FRANKFORD — Two employees have voiced concerns they have been without adequate safety equipment to protect themselves while treating COVID-19 positive residents at the Homestead Rehabilitation and Health Care Center.


Speaking under the condition of anonymity for fear of losing their jobs, the Homestead medical employees told the New Jersey Herald that donated personal protective equipment or PPE has gone to the building’s administration, describing it as kept under “lock and key;” and employees are limited on what they have, especially gowns.


The first employee claimed they have sometimes without the appropriate gowns on their shifts, sometimes using what the employee called “hospital gowns,” those used when patients are admitted for care. The first of two employees asserted there has been a shortage of the protected gowns while working on wings with COVID-positive patients. The employee said they knew of PPE donations from Sussex County’s Office of Emergency Management, “Sparta Helps Healthcare Heroes” and other groups and individuals have donated. They asserted when the protective gowns are used, they are only given one during their shift, while they said the typical procedure is to change gowns between each resident they see.


The second employee stated while the facility had adequate gloves and masks, gowns have arrived in “dribs and drabs" as they are working.


The first employee also said another co-worker who posted about PPE on Facebook was told by administration to remove the post, with administrative employees telling the co-worker “we can’t ask for PPE.”


Although employees have asked for donations, including from the group “Sparta Helps Healthcare Heroes,” a grassroots effort that started in Sparta, the first employee said donations are then delivered to the building’s administration office and not properly distributed among employees.


Dovid Glenn, the facility’s administrator, could not be reached for comment on Friday.


According to the Homestead’s profile on New Jersey’s Department of Health website, it is a 128-bed facility, with one of its “listed officers” JCANDL LLC, which also owns Valley View Rehabilitation and Healthcare Center in Newton. Other officers of the facility, per the state are: PJ&H Holdings, Benjamin Landa, Corp the White Maple, David Rubenstein, Debbie Egert, LLC AM 145 Holdings, Rachel Dachs, Ronald Stern and Uri Lerner.


Contrary to the reports from the two employees however, the facility has continued to post regularly on its Facebook Page about a number of topics, including PPE donations. On April 15, one post credited Newton High School teacher James Hoffman for donating face shields. Another post on April 22, was of a sign on the Homestead property, thanking the healthcare workers at the facility. In a post on April 25, the facility shared photos of its staff members, citing employees in maintenance, laundry, housekeeping, nursing, physical therapy, occupational therapy, recreation, dietary, speech therapists, the kitchen and administration, thanking all of the departments for their dedication. In those photos, employees are shown in the April 25 post wearing various types of gloves, masks, suits and face shields.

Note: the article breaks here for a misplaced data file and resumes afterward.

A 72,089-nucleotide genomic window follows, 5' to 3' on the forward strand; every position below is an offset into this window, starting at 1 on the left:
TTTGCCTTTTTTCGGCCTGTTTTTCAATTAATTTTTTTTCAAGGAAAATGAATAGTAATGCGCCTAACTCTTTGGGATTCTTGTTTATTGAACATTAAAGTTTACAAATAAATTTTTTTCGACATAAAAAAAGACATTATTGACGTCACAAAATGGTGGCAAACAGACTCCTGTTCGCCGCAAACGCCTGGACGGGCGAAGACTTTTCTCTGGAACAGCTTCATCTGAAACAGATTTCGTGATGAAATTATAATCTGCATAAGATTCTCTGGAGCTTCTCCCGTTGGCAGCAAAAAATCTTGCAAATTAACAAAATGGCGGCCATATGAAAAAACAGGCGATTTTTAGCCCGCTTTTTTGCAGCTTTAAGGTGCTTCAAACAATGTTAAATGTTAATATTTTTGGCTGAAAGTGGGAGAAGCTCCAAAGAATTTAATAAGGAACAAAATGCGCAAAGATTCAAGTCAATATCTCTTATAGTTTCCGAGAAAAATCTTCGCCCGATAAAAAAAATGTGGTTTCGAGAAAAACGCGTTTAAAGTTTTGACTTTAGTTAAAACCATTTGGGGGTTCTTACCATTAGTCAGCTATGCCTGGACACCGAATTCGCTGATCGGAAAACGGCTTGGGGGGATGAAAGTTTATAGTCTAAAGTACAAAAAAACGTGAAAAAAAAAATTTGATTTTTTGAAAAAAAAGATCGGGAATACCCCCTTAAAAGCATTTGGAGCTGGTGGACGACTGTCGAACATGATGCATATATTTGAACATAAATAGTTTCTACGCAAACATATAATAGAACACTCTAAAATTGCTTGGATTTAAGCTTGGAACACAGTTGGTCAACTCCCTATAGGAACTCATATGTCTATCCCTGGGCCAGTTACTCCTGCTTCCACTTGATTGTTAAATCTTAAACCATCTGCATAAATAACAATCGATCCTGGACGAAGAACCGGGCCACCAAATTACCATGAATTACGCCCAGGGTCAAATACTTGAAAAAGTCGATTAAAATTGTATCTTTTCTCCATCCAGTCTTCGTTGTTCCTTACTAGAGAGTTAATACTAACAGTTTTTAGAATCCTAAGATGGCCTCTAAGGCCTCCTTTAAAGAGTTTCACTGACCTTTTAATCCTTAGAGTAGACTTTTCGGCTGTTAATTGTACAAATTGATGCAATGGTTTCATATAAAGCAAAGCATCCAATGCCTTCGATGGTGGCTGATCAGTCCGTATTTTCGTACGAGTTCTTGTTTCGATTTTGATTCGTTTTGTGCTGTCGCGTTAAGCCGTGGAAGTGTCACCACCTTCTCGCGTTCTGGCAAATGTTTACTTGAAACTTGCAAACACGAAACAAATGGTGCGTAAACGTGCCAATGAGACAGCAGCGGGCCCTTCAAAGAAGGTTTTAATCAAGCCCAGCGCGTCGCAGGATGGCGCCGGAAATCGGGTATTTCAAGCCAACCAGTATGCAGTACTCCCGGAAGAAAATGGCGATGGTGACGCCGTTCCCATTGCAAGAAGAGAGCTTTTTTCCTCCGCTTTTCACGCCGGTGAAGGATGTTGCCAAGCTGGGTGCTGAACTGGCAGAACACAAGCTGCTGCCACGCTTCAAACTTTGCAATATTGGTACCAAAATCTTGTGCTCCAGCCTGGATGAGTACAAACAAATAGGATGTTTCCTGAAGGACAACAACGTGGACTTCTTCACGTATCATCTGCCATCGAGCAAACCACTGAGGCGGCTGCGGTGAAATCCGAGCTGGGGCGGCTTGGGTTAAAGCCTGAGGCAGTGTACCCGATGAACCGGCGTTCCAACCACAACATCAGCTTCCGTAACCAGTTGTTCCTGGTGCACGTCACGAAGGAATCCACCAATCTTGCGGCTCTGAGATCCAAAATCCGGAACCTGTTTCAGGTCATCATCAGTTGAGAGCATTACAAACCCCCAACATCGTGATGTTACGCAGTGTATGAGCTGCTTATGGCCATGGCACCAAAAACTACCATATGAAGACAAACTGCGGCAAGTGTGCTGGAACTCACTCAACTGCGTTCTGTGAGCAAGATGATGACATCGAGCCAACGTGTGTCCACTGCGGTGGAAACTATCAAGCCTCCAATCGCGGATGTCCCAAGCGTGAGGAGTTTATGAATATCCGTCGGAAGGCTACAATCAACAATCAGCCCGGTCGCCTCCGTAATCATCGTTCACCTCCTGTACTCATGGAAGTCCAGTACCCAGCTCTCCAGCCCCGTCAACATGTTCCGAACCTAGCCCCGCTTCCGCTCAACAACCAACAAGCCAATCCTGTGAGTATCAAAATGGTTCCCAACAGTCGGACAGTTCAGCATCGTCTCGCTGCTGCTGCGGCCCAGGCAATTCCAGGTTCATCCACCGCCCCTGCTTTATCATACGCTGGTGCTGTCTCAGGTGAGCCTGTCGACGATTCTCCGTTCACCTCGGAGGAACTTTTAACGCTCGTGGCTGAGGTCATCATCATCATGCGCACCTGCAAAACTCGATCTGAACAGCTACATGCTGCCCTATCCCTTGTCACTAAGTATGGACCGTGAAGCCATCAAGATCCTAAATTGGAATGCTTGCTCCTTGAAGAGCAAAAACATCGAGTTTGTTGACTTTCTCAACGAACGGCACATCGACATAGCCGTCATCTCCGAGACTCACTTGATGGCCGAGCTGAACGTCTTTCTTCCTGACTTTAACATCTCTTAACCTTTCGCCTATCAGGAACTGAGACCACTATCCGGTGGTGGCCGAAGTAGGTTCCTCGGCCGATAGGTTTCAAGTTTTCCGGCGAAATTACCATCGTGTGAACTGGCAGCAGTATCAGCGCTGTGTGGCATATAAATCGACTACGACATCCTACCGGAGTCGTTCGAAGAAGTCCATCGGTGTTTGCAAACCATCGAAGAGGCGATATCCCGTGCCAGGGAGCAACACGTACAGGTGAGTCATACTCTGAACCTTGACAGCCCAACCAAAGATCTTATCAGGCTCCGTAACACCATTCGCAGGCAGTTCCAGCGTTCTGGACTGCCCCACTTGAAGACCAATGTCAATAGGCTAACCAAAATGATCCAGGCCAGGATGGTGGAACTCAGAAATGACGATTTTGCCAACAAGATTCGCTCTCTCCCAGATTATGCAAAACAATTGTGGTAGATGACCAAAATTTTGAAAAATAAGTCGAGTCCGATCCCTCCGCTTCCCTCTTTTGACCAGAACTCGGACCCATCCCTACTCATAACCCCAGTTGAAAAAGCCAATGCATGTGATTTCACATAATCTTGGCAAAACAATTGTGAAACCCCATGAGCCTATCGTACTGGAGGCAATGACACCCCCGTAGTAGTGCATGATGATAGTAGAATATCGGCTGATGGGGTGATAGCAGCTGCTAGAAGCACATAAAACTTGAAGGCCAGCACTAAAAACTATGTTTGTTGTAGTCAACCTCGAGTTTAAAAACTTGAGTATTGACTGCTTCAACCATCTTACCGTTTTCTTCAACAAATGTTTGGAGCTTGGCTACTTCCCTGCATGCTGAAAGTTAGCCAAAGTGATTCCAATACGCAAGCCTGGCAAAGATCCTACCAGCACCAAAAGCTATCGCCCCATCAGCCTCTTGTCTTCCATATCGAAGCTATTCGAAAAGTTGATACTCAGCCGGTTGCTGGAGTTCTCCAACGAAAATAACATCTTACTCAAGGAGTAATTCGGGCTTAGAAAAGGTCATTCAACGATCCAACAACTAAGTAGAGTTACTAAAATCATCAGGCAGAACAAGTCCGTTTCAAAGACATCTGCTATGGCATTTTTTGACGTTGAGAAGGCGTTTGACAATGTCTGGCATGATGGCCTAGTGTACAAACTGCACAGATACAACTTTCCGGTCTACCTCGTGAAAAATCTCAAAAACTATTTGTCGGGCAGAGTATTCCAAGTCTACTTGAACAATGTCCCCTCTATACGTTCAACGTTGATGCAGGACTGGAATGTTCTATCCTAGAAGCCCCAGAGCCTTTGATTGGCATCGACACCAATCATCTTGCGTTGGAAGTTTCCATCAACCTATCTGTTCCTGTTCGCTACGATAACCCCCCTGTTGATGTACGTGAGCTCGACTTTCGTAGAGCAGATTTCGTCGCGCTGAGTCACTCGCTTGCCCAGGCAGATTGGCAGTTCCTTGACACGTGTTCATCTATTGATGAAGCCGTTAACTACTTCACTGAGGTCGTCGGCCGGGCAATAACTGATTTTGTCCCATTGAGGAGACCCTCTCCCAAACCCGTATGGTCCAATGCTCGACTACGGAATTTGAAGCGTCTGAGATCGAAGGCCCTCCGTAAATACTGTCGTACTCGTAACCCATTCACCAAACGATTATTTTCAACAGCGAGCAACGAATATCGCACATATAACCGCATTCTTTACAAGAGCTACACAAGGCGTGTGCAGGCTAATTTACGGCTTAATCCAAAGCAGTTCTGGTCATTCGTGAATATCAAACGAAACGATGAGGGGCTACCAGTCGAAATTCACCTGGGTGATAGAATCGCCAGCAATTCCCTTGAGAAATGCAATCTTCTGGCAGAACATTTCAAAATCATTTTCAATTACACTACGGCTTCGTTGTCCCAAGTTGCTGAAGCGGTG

A representative for “Sparta Helps Healthcare Heroes" LeeAnne Pitzer, said regular PPE donations have been made to the Homestead and other facilities. Pitzer said the group, which has a donation and informational website at www.spartahelps.org, has also provided PPE to Andover Subacute I and II, the Homestead, Merry Heart in Succassunna, doctors’ offices and area medical centers. Pitzer said medical and longterm care facilities in need are able to request PPE and supplies.


“There were some reports coming back initially of PPE overall not being distributed properly at some facilities,” Pitzer said, who did not wish to comment further on the topic.


Another member of the group, Melissa Prestipino, a healthcare worker herself, said the idea to assist healthcare facilities with PPE grew after learning of shortages; and called the response “amazing.” Prestipino explained that through the group’s website, employees can confidentially request assistance.


Pitzer asked why it has been necessary for volunteers to step up and “Where is our government?”


At the same time, she and the others who volunteer are glad to help.


“We’ll continue to do this (provide supplies) as long as it’s needed,” Pitzer said.


Statistics from the Homestead


According to statistics provided by the State Department of Health on Friday, the Homestead had 36 cases of COVID-19 to date and seven fatalities. The first of the two employees interviewed said Friday, the most recent information they received, which they furnished to the New Jersey Herald about case counts was on Monday. According to the document, there were 35 residents that had “tested positive symptomatic” and seven that “tested positive asymptomatic,” while three had recovered. The document additionally noted eight fatalities from COVID. That report also stated five staff members had tested positively for COVID and four recovered. None of the staff has, according to that document, died to date from the illness.


Jennifer Jean Miller can also be reached by phone at: 973-383-1230; on Facebook: www.Facebook.com/JMillerNJH and on Twitter: www.twitter.com/JMillerNJH.